And I second the notion that you can do this! It will be great!

life_of_a_fool said...

I have no useful strategies. I am, however, facing a fairly similar summer, and am also terrified. And that terror has kept me from making more progress up until now, I think. Which adds to my terror. And so on.

Sisyphus said...

You can do it! Rrrawr get pumped up! Go go go go!

Inspiration music!:

Here's hoping that you can attack a book revision the same way I got through dissertating --- just keeping my head down and doing it chunk by chunk.

You can do it! We're rooting for you!

Historiann said...

I found that leaving the ms. alone for a while was actually a productive thing to have done, in that when I returned to it after a long period of neglect, I could be more clinical about deciding what was good and what was tangential and/or just had to go, because it felt like someone else had written the book I was polishing up to send off to the press. (This isn't something I planned--I had just procrastinated a LONG time while dealing with other life issues.) So, returning to work with fresh eyes and a detached feeling may make you too a more ruthless (and therefore a better) editor of your own work.

Other than that, the only thing to do is remember your ABCs (Apply Butt to Chair) and get 'er done.

Doctor Cleveland said...

Manageable chunks every working day. Don't make your daily work plan too ambitious, or you'll demoralize yourself. But you'll be great!

phd me said...

Alas, no helpful suggestions for the big project, since I have no experience with book manuscripts, but I have absolute faith that you can manage this with style and panache.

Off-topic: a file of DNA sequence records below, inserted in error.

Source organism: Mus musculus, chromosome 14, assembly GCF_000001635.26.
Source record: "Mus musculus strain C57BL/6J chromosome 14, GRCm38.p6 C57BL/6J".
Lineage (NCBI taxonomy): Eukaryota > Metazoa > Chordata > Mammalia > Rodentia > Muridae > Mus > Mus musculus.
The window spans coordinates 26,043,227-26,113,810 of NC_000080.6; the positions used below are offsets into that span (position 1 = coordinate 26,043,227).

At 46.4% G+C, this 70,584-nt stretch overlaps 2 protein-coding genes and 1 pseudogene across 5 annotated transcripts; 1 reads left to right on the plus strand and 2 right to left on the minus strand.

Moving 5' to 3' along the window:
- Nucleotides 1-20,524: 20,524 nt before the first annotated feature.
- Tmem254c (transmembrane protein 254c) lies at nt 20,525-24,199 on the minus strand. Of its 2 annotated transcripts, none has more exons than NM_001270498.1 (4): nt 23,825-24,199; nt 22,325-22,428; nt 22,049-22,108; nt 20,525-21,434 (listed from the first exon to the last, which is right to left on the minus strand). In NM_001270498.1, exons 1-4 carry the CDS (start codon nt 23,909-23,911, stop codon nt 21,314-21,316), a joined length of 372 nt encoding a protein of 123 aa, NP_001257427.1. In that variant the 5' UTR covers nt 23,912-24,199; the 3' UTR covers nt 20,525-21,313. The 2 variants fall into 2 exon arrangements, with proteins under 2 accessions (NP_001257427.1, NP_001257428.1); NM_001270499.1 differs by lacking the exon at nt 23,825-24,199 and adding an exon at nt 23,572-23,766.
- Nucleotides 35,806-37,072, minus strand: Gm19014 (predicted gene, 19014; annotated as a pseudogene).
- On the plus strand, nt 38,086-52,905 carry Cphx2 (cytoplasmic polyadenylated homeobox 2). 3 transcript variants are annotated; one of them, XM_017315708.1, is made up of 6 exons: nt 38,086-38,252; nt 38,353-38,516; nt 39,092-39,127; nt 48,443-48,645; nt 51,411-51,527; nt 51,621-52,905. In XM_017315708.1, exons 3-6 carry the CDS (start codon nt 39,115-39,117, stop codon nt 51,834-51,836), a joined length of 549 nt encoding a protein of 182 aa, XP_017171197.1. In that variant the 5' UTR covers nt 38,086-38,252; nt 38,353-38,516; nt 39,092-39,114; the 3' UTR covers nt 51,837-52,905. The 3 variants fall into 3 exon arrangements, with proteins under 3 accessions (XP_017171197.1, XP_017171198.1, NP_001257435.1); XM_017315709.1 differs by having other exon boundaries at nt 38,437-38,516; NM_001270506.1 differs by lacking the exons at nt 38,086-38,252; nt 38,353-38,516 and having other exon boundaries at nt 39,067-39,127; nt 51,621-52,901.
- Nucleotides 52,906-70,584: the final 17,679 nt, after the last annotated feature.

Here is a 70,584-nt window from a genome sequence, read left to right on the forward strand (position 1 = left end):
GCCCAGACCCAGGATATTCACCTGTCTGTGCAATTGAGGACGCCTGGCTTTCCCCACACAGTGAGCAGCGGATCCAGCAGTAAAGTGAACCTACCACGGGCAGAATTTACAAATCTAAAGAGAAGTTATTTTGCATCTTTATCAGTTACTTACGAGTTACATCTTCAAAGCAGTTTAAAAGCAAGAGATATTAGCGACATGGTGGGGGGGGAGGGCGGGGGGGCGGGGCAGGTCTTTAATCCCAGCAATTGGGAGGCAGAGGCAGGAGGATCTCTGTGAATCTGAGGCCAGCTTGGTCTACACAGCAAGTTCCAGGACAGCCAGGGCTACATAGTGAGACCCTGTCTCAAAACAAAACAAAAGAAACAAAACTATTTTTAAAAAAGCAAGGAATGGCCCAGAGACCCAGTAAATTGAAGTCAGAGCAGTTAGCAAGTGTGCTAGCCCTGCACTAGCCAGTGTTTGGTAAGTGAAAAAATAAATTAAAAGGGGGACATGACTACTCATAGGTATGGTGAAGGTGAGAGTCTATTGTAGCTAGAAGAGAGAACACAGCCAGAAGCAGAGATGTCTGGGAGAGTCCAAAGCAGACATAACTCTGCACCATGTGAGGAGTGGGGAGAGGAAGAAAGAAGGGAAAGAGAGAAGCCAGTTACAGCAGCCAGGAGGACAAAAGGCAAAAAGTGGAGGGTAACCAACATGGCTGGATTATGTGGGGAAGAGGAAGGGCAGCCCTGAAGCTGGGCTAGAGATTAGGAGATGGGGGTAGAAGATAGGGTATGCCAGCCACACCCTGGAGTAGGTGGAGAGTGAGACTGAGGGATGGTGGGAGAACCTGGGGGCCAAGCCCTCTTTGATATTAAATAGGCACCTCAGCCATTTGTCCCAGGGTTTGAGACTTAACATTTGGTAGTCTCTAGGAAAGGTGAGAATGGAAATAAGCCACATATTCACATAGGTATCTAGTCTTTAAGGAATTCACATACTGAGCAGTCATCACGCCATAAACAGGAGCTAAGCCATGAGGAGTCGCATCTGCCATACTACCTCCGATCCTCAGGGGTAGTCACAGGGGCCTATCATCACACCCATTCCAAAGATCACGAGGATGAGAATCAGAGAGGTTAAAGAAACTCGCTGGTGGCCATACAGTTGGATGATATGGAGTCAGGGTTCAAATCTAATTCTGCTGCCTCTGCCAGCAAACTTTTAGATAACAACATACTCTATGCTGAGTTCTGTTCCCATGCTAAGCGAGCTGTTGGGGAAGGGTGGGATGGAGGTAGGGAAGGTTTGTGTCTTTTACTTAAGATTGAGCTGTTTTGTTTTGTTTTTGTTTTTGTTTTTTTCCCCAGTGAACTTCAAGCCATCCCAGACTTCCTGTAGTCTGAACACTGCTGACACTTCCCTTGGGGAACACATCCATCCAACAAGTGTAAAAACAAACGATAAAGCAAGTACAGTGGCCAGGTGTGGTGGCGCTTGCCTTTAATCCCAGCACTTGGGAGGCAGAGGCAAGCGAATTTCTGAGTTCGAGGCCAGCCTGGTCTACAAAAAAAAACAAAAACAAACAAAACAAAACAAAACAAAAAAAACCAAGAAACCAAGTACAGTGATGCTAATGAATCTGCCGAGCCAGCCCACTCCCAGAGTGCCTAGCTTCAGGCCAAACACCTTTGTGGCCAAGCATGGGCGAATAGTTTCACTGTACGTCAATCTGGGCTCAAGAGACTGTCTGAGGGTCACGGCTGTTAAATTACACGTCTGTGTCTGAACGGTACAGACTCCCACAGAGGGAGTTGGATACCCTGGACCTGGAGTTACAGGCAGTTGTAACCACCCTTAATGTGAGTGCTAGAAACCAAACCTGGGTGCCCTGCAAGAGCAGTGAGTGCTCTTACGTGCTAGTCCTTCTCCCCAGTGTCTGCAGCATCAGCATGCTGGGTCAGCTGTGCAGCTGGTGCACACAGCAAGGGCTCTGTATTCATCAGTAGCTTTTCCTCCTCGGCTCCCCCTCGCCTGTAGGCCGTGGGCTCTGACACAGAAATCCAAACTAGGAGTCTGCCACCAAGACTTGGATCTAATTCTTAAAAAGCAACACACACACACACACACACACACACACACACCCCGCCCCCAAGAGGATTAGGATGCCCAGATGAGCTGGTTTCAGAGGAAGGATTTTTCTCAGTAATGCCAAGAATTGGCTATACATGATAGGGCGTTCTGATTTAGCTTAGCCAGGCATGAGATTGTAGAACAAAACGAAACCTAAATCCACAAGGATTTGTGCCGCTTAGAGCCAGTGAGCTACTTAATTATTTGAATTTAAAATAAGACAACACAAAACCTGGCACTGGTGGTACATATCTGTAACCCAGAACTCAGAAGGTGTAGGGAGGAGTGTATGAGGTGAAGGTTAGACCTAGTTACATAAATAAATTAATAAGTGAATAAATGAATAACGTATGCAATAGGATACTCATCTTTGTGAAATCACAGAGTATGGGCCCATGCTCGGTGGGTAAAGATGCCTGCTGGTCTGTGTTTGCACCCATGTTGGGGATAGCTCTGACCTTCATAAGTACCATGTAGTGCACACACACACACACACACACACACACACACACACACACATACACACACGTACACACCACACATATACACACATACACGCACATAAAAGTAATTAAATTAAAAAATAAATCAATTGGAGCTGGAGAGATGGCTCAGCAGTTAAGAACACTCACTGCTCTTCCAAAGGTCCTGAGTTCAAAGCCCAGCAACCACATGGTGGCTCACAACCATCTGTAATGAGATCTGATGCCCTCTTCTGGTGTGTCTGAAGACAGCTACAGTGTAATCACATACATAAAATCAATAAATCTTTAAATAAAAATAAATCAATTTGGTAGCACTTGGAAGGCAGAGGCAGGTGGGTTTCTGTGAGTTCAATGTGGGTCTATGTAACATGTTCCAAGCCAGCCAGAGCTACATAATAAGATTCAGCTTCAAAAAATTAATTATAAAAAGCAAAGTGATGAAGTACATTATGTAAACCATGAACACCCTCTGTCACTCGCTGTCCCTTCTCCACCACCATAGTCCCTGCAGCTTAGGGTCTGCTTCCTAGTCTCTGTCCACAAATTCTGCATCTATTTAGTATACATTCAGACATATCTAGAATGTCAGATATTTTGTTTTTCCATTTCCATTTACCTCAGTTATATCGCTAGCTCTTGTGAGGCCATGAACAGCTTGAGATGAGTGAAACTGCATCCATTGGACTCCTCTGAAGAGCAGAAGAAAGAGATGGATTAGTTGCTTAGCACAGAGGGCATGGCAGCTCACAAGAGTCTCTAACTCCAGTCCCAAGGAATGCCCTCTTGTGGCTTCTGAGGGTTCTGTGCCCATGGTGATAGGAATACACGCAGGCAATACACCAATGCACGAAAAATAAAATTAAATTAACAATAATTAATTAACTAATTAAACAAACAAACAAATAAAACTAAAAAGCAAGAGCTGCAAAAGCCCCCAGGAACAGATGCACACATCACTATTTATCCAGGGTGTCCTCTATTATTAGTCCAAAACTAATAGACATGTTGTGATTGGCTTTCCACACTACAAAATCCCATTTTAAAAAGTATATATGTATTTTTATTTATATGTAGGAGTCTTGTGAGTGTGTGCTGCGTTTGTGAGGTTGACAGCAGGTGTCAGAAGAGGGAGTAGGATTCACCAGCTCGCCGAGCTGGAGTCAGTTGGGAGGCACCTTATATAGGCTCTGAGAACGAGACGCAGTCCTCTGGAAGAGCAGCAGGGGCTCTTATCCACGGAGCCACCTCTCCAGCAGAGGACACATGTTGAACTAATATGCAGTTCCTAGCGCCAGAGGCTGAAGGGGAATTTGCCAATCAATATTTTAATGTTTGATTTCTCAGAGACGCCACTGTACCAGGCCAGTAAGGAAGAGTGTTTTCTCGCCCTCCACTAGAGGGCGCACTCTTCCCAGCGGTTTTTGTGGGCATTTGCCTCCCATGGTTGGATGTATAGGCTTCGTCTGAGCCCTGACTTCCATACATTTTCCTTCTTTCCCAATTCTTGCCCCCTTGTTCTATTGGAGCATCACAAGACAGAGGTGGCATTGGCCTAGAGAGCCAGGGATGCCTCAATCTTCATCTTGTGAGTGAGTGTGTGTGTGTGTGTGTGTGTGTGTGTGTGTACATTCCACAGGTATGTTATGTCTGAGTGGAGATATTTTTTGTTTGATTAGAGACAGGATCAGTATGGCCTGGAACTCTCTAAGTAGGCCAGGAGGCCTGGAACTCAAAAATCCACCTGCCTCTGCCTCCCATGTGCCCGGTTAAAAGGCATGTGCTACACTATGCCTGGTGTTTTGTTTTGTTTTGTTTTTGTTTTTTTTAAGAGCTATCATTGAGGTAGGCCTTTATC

Without experience, however, I vote for the manageable chunks strategy. I'm so guilty of writing "work on manuscript" on my to-do list and then counting two hours of fiddling with one paragraph as "work" so I try to be more specific in what I need to accomplish with my projects now.

Here's to you and your productive summer!!

Jack said...

Umm, how about the promise of end-of-chunk celebratory beverages?

That’s the best I’ve got as my strategy is apparently to pile everything I want to read and/or revise on the couch next to me (organized literally one pile per project, or in the case of the ms one per chapter). This means I can’t properly use the living room until it’s done and so really just wastes a room in my apartment. But mentally it makes me feel like everything still “fits together.” Maybe you didn’t want feedback from crazy people, though, huh?

Renaissance Girl said...

My diss was written pretty quickly using the one-paragraph-a-day rule. That seemed a manageable chunk, not too daunting, and it allowed me to have a life outside the book. I intend to revisit that rule myself, as we begin the Renewed Commitment to Work life together...

(My confidence conceals the same sentiments as LoaF expresses, above.)

Flavia said...

Thanks, dudes!

So my plan is to:

a) apply butt to chair,
b) work on manageable bits, and
c) take regular breaks to drink (with) Jack.

Oh, and to watch the video Sis linked to over and over again.

Excellent ideas, all.

Clio Bluestocking said...

Yes on a)! A professor -- not even in my field -- once gave me that as the "ABC" plan of writing. I liked it so much that I stole it from her and made a t-shirt out of it!

Anonymous said...

As they say:

Don't get it right; get it written.
Then get it right ... but first you've got to start.

Have reservations about the (c) part of your plan ...

Good Luck!